Ms McNally: It is difficult. When I was a student — that was not yesterday — I went to America, where the age limit is 21. Of course, we were all under 21 because we were students. Not that I am admitting this, but I do not know any student who went to America without some false ID to enable them to get into bars and clubs because they knew that the age limit was 21. With modern technology, they can fake those IDs easily, including the pictures, the laminated covers and whatever. It is difficult to manage. A lot of bars and off-licences now say that customers must be 21, because that at least gives them a bit of margin for error. They say, "You cannot come into our premises unless you are over 21" or "You cannot get alcohol in an off-licence unless you are 21". There is not much age difference between someone who is 17 and three quarters and someone who is 18 and one day. It is almost impossible for the bar staff to know. I am involved in some clubs, and we do not hold any eighteenth birthday parties because they are really hard to police and manage.

Ms Armstrong: I am glad to hear you say that, because I have an eighteenth birthday party coming up, and half of me is hoping that lockdown is still in place when that happens.

Another witness led me to have a concern about the part of the legislation that talks about 16- and 17-year-olds who work in a bar or restaurant not being allowed to take delivery of alcohol for their employer. That makes a difference for those people who are still in the bracket of being a child but prevents them from doing part of their job. We know that, under health and safety rules, there are protections for employees who are under 18. What do you think about that issue?

Ms McNally: The issue of work permits and child employment permits came up at our Safeguarding Board meeting yesterday, and the Education Authority has a role in monitoring those employment permits for young people. We are seeing an increase in the number of young people in that regard. We looked recently at young people who are engaged in the film industry, which is growing in Northern Ireland. That includes child actors and extras who go along to events and how they are managed and chaperoned. There are grave dangers for young people who are among those adults, as we know from the #MeToo movement, and for young people who are trying to have a career in that industry. We are acutely aware of young people in adult environments.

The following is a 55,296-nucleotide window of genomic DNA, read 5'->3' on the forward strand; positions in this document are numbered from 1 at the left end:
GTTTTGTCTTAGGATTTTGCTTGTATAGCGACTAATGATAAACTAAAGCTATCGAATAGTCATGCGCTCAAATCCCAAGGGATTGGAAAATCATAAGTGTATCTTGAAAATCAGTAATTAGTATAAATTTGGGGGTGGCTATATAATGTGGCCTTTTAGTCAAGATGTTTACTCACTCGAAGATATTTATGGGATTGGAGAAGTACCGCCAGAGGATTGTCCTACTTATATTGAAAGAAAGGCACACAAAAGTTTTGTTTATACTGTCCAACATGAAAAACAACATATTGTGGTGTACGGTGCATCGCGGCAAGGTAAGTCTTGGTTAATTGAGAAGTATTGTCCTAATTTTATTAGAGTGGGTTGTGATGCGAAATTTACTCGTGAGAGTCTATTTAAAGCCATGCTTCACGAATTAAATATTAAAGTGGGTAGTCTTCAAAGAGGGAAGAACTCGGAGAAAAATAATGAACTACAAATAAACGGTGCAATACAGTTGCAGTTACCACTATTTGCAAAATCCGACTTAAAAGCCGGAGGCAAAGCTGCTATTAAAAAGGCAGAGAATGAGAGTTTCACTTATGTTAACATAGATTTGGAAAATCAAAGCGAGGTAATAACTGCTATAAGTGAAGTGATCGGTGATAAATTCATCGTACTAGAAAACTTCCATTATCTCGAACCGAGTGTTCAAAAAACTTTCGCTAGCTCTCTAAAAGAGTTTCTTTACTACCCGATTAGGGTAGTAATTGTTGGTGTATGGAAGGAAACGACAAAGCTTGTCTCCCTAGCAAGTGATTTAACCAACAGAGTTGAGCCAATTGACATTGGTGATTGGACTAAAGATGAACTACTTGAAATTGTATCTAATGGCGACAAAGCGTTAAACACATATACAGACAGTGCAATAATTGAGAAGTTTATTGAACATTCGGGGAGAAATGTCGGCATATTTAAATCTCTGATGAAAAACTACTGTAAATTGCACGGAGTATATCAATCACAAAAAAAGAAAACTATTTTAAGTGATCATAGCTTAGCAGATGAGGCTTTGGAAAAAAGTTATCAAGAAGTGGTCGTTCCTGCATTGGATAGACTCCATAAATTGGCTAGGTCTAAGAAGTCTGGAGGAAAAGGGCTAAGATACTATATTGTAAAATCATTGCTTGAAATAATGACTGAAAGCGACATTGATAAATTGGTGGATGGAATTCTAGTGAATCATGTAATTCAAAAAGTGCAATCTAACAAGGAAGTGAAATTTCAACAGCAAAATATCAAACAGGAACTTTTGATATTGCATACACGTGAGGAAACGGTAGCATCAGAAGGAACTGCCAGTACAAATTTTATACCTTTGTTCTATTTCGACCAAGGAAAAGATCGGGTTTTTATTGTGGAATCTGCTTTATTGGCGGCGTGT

There is one issue that I could not get my head round. A young person who works in a pub may be in the pub all the time. What is the difference between their serving pints to punters from behind the bar or collecting glasses and their working in the storehouse and taking in a keg of beer from the wholesaler? I could not get my head around that, but we should look at work permits generally for young people who work in those types of industries. There is a different danger. Yesterday, one of our members raised the point that, if you are going to increase accessibility, say, over the holiday period at Easter, that will mean more kids working longer hours. Therefore, it needs to be controlled. That is what we all did as teenagers; we worked over our summer and Easter holidays. We have to be mindful that any change might have another impact or unintentional consequence, if you like. Certainly, after the meeting yesterday, I thought that I would need to meet the Education Authority to discuss those child employment work permits a little bit more and find out exactly what the issues are and how it is dealing with those matters.

Ms Armstrong: Absolutely. I am from a rural area, where the only places that 16- and 17-year-olds can get work are the local bar, corner shop or garage. That is it. As we know, throughout the COVID pandemic, vast numbers of students who lost their jobs or were furloughed have worked in the hospitality industry.

Another issue that I want to ask you about is child protection. I will just give an example that could apply anywhere in Northern Ireland. If a child appears at a pub during the additional operating hours, and whoever is on the door turns them away — rightly so, because they are children and not supposed to be there or to try to get in — as far as child protection is concerned, if that person has been trained and recognises that there is a child protection issue — it could well be that the child is being urged by an adult or whatever — does the legislation and additional hours cause any difficulties with regard to out-of-hour reporting mechanisms? Does it just go to the police? I know from my previous work in the community and voluntary sector that it is difficult to get people from the trust outside of working hours. Do we need to think about anything? It may well be that it would be part of a code of practice. With regard to joined-up working between organisations, do we need to be cognisant of anything for those clubs, bars, restaurants, hotels or whatever it might be when it comes to reporting child protection issues?